Evenson (Altmann’s Tongue) explores some controversial Mormon history in this thoughtful thriller rooted in an actual century-old murder case. When Rudd, a disaffected, fatherless Mormon teenager living in an unspecified part of Utah, discovers he has a half-brother, Lael, in suburban Provo, the two meet and embark on a strange friendship. While researching a school project, Rudd learns from a series of stories in the New York Times about a murder committed by William Hooper Young, a grandson of Brigham Young, the Mormon pioneer. In 1902, William Young was tried for, and convicted of, the murder of Anna Pulitzer. The crime cast a dark shadow on the Church of the Latter-Day Saints by exposing such arcane, perhaps doctrinal concepts as “blood atonement,” a disturbing idea about the saving of a Mormon soul by shedding someone else’s blood. (Copyright Reed Business Information, a division of Reed Elsevier Inc. All rights reserved.)
Brian Evenson has authored six previous fiction books. He is currently the director of Brown University’s Literary Arts Program. Brian is a former Mormon and a former teacher at Brigham Young University. According to Booklist,
Evenson lost his teaching post at Brigham Young University because his writing was too implicitly critical of the Mormon Church.
I’ve not read any of Dr. Evenson’s books, but based on an online interview written by Angela Stubbs, Dr. Evenson’s dismissal from BYU over a controversy surrounding his first book is not surprising. (Read about Dr. Evenson’s experience writing this book, Father of Lies.)
Ms. Stubbs’ interview with Dr. Evenson is really interesting and very revealing regarding Mormon culture. For instance, Ms. Stubbs asks,
Do you feel that it’s inherent in Mormon culture to suppress or deny religious history or at least the facts that might blemish the church’s reputation in any way?[Dr. Evenson answers:] I don’t know if it’s inherent, but it’s certainly been established practice for a number of years. In the 1950s, the Mormon Church had almost no publicity department; now, that’s one of the largest departments in the Church’s bureaucracy. The Mormon Church has acted more and more like a corporation as time has gone on, and has become incredibly conscious of negative publicity. I do think that too often that leads to suppression of or minimizing of facts from Mormonism’s very colorful and to my mind very interesting past. In the last few decades Mormonism has worked very hard to present itself as a Christ-centered Church that fits really snugly into Middle America. But to be able to see it that way, you have to forget a lot of Mormonism’s history.
In discussing the Mormon main character in The Open Curtain, Ms. Stubbs asks,
Because Rudd has been living in a religious culture where he’s been told how to think and feel about things for so long, he’s lost the ability to make decisions for himself. He turns to this alter-ego or other “self” to tell him what to do or who to be. Why do you think Rudd has these issues?[Dr. Evenson answers:] I think it’s an extreme response to a subculture that has a kind of internalized split. Mormonism in its day-to-day services seems very Protestant; in its temple ceremonies, it’s very ritual and almost pagan at times. You talk about the Church in one way among Church members and in another way to outsiders. And then you try to reconcile that to the ideas and attitudes and mores of American society as a whole, weaving yourself carefully into that fabric as well. And then if you’ve have [sic] a religious structure telling you what to do and what to be, what happens if you lose your faith? Who tells you who to be and what to do then? Maybe nobody, or maybe you start hearing from all that that religious structure has repressed…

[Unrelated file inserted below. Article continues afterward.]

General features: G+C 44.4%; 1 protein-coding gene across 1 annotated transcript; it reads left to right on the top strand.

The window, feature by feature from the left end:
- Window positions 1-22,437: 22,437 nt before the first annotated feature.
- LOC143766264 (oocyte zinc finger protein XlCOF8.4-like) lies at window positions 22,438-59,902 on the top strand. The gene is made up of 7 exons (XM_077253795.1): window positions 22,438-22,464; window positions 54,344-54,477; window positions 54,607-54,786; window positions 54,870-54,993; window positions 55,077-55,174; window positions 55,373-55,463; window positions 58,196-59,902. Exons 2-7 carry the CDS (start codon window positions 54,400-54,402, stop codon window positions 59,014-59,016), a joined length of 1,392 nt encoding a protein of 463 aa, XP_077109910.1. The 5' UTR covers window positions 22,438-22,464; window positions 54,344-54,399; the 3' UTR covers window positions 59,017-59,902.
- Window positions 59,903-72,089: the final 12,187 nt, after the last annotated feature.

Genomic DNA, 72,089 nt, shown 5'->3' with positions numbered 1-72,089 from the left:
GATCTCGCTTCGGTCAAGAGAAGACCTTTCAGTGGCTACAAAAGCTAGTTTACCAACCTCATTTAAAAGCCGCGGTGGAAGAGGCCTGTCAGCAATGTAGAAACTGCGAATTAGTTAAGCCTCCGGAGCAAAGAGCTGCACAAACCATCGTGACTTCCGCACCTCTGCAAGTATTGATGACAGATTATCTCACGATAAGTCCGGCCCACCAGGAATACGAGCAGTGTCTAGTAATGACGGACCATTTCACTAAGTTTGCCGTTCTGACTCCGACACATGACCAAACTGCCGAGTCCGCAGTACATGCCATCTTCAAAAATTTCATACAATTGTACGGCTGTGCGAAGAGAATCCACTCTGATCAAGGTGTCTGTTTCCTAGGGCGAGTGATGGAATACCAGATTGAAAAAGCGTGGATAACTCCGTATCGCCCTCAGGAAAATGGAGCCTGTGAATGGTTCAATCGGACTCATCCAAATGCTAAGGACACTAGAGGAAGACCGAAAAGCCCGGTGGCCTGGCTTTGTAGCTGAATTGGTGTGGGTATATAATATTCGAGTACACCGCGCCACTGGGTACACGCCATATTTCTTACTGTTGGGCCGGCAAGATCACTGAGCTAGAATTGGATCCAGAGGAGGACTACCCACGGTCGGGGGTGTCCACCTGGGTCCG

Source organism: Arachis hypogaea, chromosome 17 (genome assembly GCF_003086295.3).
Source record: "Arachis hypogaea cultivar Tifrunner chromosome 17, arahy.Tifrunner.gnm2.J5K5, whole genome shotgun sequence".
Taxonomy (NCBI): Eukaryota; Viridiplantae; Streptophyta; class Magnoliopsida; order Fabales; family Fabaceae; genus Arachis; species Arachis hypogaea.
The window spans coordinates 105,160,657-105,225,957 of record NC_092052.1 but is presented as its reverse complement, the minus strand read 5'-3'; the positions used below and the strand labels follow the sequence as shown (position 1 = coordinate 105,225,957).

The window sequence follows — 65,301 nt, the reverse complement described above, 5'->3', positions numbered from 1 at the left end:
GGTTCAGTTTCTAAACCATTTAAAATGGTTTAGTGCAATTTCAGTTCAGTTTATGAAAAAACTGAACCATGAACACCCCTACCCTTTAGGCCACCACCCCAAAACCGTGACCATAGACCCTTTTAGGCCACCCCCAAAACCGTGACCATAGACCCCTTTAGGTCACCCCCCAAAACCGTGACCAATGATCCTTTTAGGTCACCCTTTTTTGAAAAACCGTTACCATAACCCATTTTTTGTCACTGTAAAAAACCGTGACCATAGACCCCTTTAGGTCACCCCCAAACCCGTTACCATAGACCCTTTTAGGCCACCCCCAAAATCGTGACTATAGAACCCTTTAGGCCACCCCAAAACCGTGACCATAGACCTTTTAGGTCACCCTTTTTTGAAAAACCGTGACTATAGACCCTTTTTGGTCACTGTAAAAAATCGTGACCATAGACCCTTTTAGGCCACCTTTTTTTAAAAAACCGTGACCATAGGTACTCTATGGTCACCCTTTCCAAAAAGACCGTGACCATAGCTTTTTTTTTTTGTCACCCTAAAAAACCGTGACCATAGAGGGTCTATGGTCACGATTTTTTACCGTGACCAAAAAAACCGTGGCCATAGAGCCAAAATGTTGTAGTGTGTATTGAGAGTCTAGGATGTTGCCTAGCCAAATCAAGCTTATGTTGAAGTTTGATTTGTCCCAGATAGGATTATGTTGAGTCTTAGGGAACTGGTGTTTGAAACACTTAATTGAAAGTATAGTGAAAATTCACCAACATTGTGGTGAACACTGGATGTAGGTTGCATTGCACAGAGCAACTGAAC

Having acknowledge earlier that Dr. Evenson has revealed quite a bit about the LDS temple ceremony in The Open Curtain, Ms. Stubbs asks,
As a Mormon rule, non-members aren’t allowed to witness the temple wedding ceremony. Rules like these cause suspicion among non-members due to the secretive nature involved with this ceremony. You go into great detail about the temple ceremony in The Open Curtain. Do you feel you’ll get any backlash from friends/family members who are still LDS or fellow readers for divulging top secret information?[Dr. Evenson answers:] Since Mormons are generally polite, I think generally there will be very little overt response: they simply won’t respond. Certain of my friends who are still Mormon are likely to break off their friendships with me, others will simply pretend like the book doesn’t exist. A few friends who feel particularly close to me or family members might say how sad it makes them that I would write about Mormonism in this way, and there will be some public discussion of the book on Mormon e-mail lists and blogs that will probably be upset with the book. I’ve gotten several weird emails, always from anonymous sources, telling me that if I look hard enough at myself, I will see I am a tool for evil and I’ll repent. I’ve also had several death threats, but they’re always very silly and not worth paying attention to.
The Stubbs/Evenson interview is quite long but, as I think is demonstrated above, it’s well worth the time. Pour a cup of coffee and settle in. Dr. Evenson’s experience, perspective and candor make for a fascinating and enlightening read.